Facebook is rumoured to be planning for its own scripted shows, joining a growing movement of tech giants entering the entertainment fray.
The Facebook-owned Instagram copied Snapchat’s Stories tool. Not long after, the Facebook-owned WhatsApp did something similar.
Now, the Facebook-owned Facebook is copying Snachat’s plans to create its own scripted content, bringing TV-show quality to the mobile screen.
According to The Wall Street Journal, Facebook is engaged in talks with several Hollywood studios and agencies.
The plan is to create dedicated TV-quality content, “with an eye toward launching original programming by late summer”.
The report details a budget of $3m per episode of any show, with the standard target of 17-30-year-olds fitting into the company’s standard revenue model.
The company has already lined up Strangers, a relationship drama, and Last State Standing, a game-show, the report said.
If this sounds at all familiar, it’s probably due to Snap, the owner of Snapchat, getting in on this action only one week ago.
A broad partnership between Snap and Time Warner will see the latter create up to 10 original shows for the Snapchat app, with Turner and Warner Bros set to commission scripted drama and comedies.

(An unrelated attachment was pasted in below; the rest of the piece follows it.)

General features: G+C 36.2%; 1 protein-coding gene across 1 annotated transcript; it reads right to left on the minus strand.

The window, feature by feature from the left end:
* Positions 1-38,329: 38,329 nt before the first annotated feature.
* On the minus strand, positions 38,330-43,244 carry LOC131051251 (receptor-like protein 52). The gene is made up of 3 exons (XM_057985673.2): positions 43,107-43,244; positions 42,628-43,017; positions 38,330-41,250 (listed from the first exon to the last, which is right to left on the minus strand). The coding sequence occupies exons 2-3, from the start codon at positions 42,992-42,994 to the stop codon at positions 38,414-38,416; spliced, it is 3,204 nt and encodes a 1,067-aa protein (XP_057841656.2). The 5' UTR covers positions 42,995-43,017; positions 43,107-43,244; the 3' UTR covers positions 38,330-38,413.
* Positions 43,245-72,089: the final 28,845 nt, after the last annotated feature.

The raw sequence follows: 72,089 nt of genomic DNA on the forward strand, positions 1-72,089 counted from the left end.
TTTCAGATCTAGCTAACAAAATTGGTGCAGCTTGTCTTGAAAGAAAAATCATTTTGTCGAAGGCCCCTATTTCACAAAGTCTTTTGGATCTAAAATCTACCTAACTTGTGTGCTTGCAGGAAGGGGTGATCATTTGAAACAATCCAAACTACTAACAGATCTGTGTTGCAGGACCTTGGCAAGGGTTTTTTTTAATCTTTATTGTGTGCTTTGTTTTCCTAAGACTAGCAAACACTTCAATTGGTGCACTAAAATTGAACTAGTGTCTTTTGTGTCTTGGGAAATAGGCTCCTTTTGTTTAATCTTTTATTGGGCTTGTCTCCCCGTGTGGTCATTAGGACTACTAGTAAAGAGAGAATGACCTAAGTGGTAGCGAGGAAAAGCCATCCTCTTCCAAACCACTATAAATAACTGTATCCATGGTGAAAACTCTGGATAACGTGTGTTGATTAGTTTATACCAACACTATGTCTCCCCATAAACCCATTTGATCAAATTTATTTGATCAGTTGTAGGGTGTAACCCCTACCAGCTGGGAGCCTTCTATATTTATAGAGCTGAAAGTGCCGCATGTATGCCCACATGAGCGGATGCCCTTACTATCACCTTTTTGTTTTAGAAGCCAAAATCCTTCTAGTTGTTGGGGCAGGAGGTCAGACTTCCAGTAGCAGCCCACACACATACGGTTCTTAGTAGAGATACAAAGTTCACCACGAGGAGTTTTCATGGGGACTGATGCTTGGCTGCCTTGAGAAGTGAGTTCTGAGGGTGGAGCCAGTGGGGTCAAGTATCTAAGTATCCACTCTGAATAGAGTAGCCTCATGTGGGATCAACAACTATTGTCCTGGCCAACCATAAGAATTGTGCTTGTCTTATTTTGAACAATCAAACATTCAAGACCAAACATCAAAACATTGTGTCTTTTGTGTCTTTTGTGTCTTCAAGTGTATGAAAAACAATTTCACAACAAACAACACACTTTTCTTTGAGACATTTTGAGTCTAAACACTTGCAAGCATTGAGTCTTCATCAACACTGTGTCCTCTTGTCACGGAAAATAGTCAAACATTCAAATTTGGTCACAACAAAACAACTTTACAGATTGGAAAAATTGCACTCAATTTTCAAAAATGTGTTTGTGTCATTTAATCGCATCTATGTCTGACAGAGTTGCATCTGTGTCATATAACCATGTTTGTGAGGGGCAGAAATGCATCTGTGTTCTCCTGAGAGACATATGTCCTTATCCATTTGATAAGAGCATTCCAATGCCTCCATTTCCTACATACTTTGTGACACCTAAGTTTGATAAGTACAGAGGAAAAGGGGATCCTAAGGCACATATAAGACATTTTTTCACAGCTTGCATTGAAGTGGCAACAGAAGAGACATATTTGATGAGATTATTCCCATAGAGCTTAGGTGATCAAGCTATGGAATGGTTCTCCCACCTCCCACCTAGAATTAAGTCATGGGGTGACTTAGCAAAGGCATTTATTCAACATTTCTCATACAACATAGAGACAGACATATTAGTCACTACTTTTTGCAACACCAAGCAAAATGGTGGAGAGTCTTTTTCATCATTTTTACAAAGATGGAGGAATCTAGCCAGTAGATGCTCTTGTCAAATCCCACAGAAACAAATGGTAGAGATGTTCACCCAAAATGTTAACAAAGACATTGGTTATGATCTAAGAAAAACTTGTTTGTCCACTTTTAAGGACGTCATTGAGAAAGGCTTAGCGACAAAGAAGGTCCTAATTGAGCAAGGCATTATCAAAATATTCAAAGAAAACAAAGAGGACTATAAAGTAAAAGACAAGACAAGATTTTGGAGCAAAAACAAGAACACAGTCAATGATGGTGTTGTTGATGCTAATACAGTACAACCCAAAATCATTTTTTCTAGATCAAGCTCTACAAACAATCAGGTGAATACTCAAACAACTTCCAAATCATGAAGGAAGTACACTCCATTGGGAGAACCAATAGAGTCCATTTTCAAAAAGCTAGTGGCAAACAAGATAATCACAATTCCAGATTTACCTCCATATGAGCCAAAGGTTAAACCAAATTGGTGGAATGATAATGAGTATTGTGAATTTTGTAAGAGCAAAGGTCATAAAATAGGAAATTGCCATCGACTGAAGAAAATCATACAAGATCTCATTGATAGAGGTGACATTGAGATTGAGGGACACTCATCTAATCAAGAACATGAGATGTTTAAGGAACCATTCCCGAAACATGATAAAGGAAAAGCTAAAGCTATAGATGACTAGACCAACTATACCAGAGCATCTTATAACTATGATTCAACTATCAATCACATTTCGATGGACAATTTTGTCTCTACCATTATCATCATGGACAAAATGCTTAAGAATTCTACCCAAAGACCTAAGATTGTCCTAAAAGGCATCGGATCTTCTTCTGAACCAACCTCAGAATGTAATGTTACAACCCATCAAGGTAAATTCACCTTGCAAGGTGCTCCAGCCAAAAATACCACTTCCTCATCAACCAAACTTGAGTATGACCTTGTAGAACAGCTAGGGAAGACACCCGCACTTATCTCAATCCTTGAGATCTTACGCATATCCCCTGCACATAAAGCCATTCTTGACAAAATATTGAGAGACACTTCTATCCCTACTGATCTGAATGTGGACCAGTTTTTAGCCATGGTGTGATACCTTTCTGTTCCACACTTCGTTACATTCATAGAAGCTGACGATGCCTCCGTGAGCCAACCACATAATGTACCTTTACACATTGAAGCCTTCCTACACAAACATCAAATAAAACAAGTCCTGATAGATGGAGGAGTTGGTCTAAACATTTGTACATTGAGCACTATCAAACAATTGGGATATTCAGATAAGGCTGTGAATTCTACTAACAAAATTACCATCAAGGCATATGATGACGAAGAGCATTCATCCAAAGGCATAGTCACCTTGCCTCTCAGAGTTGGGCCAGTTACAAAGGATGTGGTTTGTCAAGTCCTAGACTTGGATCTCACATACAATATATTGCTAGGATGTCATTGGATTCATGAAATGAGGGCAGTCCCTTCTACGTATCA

The new deal may ultimately see Time Warner’s premium network, HBO, develop shows for the app, which would be a surprise, as its audience and Snapchat’s demographics aren’t exactly identical.
Snapcat’s shows tend to max out at around five minutes, with the platform appealing to a younger user base and, therefore, threatening established media companies.
Valued at around $100m, the two-year deal will be an interesting test into how quality content can be packaged into shorter segments than traditionally consumed.
Of course, it’s not just Snapchat and, inevitably, Facebook going down this route, with Apple recruiting Sony talent recently to orchestrate its video programming efforts.
Meanwhile last month, just two years after it was founded, Oculus Story Studio was shut by Facebook.
In a blog post, Oculus VR’s vice-president of content, Jason Rubin, said it was best to work with content from outside the company, rather than making anything in-house.
“We’re now entering the next chapter of VR development, where new creators enter the market in anticipation of adoption and growth, and we’ve been looking at the best way to allocate our resources to create an impact on the ecosystem,” he said.
“After careful consideration, we’ve decided to shift our focus away from internal content creation to support more external production.”